It’s another week to enjoy another DHD!
Thanks for reading. Because we are in the Christmas season, I may bring out some of my favorite yesteryear Christmas DHDs in the coming weeks.
For now, here’s my take on six timely topics. Here we go!
- Mohler writes on Left’s Religious Liberty enmity
Albert Mohler has a great article analyzing the outpouring hatred from those who have a liberal worldview toward Religious Liberty. Check out his article here.
This is a result of the Supreme Court’s ruling on New York’s COVID-19 restrictions against churches and synagogues. On the day before Thanksgiving, the Court’s majority favored the religious groups over N.Y. Governor Andrew Cuomo’s limitations on assembling for worship.
As always, Mohler breaks down why there is such hostility from liberal legal analysts, which is basically deducted to their desire to uphold the sexual revolution, which is a major clash to the Constitutional right of Religious Liberty.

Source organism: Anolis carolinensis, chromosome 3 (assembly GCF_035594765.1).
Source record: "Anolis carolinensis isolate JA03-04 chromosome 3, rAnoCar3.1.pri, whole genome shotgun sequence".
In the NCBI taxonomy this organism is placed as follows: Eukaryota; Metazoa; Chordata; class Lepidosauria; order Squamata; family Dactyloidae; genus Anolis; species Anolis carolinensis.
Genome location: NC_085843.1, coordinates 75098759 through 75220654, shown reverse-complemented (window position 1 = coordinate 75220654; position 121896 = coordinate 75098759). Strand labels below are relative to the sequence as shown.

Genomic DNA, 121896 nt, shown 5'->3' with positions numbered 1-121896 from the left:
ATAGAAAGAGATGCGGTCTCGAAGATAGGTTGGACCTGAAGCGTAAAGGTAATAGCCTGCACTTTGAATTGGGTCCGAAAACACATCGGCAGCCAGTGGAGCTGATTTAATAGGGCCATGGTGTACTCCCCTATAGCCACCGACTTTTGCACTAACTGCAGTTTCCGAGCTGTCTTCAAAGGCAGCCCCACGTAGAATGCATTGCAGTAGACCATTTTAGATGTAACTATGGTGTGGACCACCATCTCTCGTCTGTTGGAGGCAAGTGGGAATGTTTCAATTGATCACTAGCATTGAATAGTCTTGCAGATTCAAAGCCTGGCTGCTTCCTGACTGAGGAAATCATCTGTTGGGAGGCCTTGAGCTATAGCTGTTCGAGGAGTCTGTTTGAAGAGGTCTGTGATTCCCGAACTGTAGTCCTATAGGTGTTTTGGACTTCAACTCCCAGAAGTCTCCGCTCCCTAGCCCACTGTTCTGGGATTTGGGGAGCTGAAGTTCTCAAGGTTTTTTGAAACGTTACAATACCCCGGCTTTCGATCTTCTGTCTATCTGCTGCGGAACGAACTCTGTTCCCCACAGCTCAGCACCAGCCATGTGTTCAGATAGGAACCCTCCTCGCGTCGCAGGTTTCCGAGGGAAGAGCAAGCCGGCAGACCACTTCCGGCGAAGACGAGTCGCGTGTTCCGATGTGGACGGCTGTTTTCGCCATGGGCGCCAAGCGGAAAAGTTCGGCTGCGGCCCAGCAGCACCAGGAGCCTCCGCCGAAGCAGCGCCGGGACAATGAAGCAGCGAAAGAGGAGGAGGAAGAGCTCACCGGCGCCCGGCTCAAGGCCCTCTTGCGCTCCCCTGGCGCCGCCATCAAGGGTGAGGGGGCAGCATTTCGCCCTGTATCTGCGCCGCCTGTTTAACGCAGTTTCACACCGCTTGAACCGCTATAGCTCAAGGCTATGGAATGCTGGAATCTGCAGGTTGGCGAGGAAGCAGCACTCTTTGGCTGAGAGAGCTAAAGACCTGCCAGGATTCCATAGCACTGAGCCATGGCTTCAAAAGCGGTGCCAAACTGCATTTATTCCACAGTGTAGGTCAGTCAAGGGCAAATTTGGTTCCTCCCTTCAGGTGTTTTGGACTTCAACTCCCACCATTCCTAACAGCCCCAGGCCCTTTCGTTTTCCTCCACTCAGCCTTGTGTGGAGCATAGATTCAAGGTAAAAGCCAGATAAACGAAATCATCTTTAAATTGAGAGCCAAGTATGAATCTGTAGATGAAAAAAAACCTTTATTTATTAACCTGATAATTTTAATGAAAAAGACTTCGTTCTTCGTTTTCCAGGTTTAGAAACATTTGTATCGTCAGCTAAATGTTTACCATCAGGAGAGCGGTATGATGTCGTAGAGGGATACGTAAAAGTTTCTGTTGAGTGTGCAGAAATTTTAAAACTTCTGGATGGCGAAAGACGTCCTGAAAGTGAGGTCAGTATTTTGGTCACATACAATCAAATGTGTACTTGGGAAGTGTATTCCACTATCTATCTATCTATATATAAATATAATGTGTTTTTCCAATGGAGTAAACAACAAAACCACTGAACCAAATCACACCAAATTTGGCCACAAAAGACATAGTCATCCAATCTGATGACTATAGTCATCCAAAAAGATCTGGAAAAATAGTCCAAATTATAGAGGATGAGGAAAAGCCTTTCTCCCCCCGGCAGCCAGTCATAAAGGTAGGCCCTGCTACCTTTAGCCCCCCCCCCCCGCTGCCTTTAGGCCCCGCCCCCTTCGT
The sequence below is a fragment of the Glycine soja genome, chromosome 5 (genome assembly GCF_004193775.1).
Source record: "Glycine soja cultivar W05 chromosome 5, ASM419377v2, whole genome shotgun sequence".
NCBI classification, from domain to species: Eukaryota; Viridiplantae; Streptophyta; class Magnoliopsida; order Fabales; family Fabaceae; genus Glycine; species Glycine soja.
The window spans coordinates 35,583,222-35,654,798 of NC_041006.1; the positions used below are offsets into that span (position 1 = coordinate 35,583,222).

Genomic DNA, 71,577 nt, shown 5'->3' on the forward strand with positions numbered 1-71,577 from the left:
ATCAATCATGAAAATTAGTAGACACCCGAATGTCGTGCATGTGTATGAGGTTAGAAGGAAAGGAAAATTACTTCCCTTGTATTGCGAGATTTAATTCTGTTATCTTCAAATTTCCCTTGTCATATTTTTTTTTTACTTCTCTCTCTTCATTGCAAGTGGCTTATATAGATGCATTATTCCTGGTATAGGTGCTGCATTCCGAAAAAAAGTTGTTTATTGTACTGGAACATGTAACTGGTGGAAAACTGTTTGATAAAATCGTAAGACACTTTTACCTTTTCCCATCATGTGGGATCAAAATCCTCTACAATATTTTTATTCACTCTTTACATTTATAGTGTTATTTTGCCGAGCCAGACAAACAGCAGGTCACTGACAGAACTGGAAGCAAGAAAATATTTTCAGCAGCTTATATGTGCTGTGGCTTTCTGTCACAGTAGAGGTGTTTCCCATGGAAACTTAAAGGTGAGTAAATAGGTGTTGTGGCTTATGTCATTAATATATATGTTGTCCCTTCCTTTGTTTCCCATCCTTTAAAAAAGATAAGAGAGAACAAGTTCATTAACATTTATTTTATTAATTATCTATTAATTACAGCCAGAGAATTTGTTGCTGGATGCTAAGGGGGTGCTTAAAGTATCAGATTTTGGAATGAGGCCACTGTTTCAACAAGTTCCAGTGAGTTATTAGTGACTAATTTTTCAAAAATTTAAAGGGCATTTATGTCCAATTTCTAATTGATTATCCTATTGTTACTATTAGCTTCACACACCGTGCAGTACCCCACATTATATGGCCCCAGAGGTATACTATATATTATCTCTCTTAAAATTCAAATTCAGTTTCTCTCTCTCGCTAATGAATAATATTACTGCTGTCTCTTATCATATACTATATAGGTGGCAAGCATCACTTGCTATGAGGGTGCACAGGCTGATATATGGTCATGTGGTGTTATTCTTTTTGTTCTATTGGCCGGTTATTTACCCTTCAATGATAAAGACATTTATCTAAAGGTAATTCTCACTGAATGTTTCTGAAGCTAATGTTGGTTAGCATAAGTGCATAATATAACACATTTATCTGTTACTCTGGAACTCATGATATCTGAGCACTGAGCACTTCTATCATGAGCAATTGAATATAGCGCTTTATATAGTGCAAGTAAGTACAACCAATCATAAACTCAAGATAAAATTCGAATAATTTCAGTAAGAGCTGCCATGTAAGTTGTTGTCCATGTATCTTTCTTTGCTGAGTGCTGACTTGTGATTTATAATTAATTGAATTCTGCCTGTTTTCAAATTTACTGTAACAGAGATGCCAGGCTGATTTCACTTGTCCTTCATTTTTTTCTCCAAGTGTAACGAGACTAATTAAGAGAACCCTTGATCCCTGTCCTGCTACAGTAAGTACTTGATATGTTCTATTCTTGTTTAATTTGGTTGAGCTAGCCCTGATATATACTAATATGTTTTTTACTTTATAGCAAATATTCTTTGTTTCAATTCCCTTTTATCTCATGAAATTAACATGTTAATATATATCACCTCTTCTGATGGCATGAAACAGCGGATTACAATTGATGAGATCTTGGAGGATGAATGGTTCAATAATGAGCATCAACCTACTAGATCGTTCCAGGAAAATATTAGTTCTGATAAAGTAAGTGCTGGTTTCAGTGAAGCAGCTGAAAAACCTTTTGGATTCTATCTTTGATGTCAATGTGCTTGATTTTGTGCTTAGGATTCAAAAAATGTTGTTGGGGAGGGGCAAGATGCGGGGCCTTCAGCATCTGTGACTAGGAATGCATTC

Here’s one of my favorite parts of Mohler’s article:
“The Left now understands that those enumerated rights (including Religious Liberty) threaten their artificially constructed rights, such as the ‘right’ to abortion or same-sex marriage.
“These newly declared artificial rights are not enumerated in the Constitution. Read the text, and you will find no mention of a Constitutional right to an abortion. You will find no right to same-sex marriage.”
Mohler is right about these rights—both the enumerated ones and the “artificial” ones.
But this is a clear example of how the Christian worldview is a counterview to the secular worldview.
- Another great Zylstra article
Sarah Eekhoff Zylstra wrote this week about David Wells, author of the book “No Place for Truth: Whatever Happened to Evangelical Theology?” As always, she educated me on somebody who is making a difference in current Christianity.